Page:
Not every writer, however, sees the value of attaching the title of prompt engineer to their resumés. David Morelo, a content writer and copywriter, thinks that AI will undoubtedly decrease value the demand for traditional human content writing. However, Morelo sees AI as becoming ubiquitous, as part of many applications writers already use, and that everyone should be expected to be using AI as a tool to remain competitive. 


“Writers don’t advertise their ability to use a computer—that’s just given. Once AI is included in Word and every other application under the sun, its use will become accepted and expected,” Morelo said. “Content writers who decide to call themselves ‘prompt engineers’ will stand out in a negative way because it will be expected that their content is 100% AI-generated.” 

Morelo, who mainly ghostwrites content, wants to start prioritizing bylined work and putting more weight behind his name in order to stand out during this AI writing boom. “The idea is that the SEO-focused clients I typically write for will be increasingly looking for established writers with relevant industry experience and expertise to meet Google’s new E-E-A-T requirements,” he said, referring to the company’s method of evaluating its search ranking system. “Besides that, I’m now putting more emphasis on my web dev and content strategy skills, trying to demonstrate my ability to handle content production end to end.”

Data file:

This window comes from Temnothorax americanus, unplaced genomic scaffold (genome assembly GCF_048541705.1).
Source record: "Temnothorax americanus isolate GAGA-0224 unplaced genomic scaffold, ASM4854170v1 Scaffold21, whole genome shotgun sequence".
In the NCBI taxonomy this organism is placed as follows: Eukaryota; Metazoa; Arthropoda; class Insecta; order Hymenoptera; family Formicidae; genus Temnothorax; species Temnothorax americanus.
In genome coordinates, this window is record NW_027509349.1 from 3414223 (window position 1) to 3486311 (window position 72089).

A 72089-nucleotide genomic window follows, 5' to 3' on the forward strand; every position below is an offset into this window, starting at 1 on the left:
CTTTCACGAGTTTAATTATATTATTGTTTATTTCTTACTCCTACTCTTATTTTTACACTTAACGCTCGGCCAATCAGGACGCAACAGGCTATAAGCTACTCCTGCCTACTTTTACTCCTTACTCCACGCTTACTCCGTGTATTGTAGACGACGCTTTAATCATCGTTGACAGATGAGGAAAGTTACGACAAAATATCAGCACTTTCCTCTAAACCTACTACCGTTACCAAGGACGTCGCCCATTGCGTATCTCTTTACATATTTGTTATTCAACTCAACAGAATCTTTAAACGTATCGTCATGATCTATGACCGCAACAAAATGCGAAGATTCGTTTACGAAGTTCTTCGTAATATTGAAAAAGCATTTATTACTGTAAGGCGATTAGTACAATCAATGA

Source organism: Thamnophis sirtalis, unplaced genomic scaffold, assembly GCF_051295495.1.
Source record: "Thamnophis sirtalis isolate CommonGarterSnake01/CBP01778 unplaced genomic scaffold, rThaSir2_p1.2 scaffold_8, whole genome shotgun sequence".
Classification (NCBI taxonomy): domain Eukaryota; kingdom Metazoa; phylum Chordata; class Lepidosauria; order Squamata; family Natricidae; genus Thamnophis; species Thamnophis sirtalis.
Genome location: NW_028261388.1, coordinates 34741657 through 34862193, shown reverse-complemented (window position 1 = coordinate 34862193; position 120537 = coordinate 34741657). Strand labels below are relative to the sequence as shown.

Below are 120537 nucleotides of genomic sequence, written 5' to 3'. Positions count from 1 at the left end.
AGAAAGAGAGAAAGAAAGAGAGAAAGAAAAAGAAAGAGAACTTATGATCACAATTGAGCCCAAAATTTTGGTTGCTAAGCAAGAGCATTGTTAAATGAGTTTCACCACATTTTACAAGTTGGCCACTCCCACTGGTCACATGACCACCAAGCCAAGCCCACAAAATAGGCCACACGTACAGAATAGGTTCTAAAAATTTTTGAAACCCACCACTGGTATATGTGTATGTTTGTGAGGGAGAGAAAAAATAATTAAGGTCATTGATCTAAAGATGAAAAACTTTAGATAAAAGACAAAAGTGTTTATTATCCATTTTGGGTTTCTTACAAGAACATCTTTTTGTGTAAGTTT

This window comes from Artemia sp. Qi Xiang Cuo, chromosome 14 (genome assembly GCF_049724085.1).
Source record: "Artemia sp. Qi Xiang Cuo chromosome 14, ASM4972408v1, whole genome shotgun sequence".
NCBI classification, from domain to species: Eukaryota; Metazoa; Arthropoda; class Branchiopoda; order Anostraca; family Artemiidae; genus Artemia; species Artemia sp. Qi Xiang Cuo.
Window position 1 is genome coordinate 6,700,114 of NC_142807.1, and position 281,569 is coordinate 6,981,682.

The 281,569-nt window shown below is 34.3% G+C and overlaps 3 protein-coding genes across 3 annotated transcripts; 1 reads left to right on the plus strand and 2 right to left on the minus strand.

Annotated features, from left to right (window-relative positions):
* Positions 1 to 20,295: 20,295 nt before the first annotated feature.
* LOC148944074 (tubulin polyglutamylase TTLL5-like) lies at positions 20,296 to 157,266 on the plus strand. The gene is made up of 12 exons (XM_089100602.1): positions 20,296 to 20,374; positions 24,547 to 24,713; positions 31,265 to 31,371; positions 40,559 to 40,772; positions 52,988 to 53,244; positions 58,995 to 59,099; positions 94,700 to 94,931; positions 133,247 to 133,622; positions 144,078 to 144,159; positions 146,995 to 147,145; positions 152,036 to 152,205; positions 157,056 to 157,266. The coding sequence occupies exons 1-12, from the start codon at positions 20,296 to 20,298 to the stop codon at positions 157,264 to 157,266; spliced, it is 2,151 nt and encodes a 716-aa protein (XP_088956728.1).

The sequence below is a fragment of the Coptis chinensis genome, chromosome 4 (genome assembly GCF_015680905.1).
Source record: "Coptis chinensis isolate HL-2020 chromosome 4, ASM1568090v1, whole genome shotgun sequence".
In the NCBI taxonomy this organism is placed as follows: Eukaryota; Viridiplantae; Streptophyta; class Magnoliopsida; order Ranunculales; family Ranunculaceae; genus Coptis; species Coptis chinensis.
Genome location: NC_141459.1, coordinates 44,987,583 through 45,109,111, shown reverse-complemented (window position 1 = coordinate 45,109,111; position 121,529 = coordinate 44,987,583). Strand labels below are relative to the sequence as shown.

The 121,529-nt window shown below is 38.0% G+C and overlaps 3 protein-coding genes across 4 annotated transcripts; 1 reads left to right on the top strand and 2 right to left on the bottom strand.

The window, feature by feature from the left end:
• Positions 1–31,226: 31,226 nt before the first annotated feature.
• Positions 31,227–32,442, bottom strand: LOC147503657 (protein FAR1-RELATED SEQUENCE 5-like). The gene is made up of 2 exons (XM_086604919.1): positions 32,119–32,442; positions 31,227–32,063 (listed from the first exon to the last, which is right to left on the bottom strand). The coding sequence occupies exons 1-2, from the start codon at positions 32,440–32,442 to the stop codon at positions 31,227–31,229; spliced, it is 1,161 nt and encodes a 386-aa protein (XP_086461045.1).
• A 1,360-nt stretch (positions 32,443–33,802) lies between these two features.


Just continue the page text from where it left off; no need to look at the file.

What makes many writers even more fearful is that prompt engineering is likely just a temporary solution. Morelo has already decided that if he can no longer write for his clients, he would teach English as a second language, which is what he got his undergraduate degree in. 

AI researchers are also pushing back against the current hype surrounding this role, with many believing that it isn’t something they can see lasting in the long term. Ethan Mollick, a professor at Wharton School of the University of Pennsylvania, tweeted that as AI gets more advanced, prompting them to produce high-quality content will become easier. 

“I definitely think there is too much hype around the extent to which AI will replace humans—in no way will prompt engineers replace human writers or poets, because language models don't have all of the creativity and depth that people have, Sasha Luccioni, an AI researcher at HuggingFace told Motherboard.

And while it’s true that AI and automation are already causing major labor shifts, Luccioni notes that it’s in the interests of the companies making these models for people to believe that they will completely replace entire sections of the labor market.

“I would say that artists and authors can learn to use these tools to help them on the boring bits of their work—describing scenes or generating descriptions—but they shouldn't see them as a threat to their talent,” Luccioni added. “And of course the people making these models will say the opposite (just look at Open AI's recent work), but I consider that more as marketing in order to get people to use their product, rather than true estimates of the labor impact of AI models.”